We pulled out of the street and my Dad was right - no-one recognised me, I heard a few people ask who I was and someone even said, "That's a pretty girl - she should've been Rose Queen." I was pretty pleased by that and even my brother was getting tired of grinning at me. Then we rounded a corner and I saw my family all standing together, Dad had obviously been too embarrassed to tell the extended family of my acting debut as my Aunt (who had probably already been on the elderflower wine) suddenly shouted out, "Bloody Hell, that's your son!" she turned to my parents, "It is isn't it?" and then the worst thing in the world happened as she turned to the float and in front of a huge crowd of kids from my school started waving and shouting, "Oy, love, look over here - I need a nice picture of you..." she turned to the assembled crowd, "That's my nephew that is - but doesn't he make a pretty girl!"

By now I wanted the float to speed off and drive over a cliff but it didn't - it pulled into the school field accompanied by a horde of school kids shouting my name, laughing and waving at me. Great...

Dad got me off the float and took me up to the school toilets where I could get changed, although unfortunately the 1970's make up seemed to be etched into my skin and no amount of scrubbing with school hand soap would shift it. So now I was in jeans and a t shirt and full regal make up.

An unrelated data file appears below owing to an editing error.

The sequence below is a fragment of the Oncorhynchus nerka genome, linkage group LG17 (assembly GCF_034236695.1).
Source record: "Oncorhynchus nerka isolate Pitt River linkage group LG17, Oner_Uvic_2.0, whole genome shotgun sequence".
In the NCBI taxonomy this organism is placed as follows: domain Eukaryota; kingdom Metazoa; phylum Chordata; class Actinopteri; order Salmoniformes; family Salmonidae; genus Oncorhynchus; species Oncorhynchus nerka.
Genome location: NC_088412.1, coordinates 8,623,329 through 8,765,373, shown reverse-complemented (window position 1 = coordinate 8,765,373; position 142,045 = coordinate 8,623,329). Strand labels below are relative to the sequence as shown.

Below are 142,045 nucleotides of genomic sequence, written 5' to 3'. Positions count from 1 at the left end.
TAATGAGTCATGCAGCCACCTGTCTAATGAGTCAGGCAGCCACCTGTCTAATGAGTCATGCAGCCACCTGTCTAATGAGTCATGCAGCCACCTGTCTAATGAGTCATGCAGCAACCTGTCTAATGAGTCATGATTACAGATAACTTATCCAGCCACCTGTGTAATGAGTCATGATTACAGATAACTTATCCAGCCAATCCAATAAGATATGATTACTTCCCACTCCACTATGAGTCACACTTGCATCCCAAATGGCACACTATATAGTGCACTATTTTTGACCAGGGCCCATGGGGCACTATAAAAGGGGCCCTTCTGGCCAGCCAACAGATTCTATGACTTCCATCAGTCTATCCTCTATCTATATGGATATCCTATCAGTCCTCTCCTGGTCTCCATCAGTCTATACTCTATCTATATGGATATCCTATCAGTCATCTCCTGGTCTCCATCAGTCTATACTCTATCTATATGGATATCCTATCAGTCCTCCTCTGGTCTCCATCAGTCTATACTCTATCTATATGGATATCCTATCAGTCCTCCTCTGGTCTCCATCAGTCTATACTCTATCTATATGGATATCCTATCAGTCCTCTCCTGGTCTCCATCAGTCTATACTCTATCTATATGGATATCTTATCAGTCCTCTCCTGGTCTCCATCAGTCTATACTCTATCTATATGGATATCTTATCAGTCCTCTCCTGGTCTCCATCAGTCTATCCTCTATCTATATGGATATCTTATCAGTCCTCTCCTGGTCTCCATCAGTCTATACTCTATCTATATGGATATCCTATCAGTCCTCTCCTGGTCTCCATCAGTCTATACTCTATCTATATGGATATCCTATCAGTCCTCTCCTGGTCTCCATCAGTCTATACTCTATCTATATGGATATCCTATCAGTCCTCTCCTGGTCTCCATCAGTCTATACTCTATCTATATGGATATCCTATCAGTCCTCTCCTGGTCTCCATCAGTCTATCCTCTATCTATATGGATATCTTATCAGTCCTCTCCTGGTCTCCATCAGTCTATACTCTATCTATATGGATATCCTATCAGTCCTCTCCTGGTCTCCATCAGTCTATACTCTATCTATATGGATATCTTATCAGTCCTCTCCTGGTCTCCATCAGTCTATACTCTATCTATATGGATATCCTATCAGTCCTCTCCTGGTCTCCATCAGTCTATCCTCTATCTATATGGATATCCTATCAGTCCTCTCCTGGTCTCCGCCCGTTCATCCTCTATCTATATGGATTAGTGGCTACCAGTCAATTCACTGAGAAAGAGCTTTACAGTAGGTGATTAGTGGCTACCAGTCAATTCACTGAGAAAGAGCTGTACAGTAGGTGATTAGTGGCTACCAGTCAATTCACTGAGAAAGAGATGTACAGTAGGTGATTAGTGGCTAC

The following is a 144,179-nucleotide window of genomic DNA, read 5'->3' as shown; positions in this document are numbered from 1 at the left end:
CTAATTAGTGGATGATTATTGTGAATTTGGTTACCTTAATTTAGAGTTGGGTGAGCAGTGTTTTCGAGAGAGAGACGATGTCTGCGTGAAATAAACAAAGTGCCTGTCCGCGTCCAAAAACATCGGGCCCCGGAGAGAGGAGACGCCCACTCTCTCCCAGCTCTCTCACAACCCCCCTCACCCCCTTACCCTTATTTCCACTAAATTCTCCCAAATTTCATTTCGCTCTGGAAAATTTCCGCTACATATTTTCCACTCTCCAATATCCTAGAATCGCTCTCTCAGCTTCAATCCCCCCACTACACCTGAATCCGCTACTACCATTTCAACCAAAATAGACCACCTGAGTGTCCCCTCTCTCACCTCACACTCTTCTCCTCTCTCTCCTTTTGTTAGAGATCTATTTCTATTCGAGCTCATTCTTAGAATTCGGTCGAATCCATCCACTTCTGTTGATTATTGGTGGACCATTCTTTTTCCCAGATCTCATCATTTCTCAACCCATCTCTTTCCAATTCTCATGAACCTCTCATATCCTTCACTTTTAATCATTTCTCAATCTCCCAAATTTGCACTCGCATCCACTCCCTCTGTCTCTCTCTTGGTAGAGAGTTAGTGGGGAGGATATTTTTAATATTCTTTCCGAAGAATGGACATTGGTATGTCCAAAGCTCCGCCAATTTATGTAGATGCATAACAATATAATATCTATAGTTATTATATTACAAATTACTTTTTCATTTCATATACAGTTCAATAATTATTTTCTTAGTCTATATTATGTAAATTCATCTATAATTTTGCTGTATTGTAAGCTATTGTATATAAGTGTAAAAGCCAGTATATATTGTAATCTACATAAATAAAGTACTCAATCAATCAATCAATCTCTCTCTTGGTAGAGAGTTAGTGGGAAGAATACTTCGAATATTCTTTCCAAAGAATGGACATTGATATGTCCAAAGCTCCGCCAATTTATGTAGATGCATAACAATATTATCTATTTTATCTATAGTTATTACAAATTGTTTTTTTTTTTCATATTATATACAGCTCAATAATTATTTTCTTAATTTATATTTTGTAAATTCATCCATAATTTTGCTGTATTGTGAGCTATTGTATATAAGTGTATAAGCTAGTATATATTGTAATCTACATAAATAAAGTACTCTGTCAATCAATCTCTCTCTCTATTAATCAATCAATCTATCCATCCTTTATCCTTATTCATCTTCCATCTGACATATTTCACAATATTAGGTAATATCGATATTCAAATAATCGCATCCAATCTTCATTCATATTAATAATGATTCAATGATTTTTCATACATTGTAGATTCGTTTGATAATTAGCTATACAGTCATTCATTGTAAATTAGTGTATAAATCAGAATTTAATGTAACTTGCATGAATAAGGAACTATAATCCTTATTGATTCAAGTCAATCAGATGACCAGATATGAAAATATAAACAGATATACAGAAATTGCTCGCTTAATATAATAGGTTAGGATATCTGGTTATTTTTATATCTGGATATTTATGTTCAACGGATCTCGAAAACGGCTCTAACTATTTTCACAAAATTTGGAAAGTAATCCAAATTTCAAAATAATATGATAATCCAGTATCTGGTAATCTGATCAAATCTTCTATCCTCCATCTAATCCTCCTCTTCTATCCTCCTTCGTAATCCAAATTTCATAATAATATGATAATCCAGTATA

"Never mind,' said Dad, "You did your bit and it will all be forgotten soon. Let's go and have some fun - your Mum's buying the ice creams!"

No sooner had he said that when the Head master stood up to give the winning floats their prizes - there was a lot of competition between the different streets and organisations to get this award. "The winner for this silver jubilee carnival is.. the scouts tropical beach getaway." I breathed a sigh of relief as the scout leader went and collected the prize. "But a special commendation and a jubilee special prize goes to the Children's Coronation," I froze as he carried on, "Can her majesty the Queen come up here and collect the prize." I was pushed up to the front - but by now I was back in my own clothes and any remaining doubts there may have been about who was playing the Queen were now dispelled - everyone in the whole village now knew it was me.

I went up and collected the award and turned to the crowd and to a huge round of applause gave a regal curtsey... then I went and ate ice cream and had a fun afternoon.

Looking back I have to apologise to the real Rose Queen (you know who you are) as I think I upstaged her that day and what should have been a lovely childhood memory for her was destroyed by my reveal as the first drag queen our village knew - publicly anyway... I also think I had a prettier gown...

Now I have to explain those slides to my kids...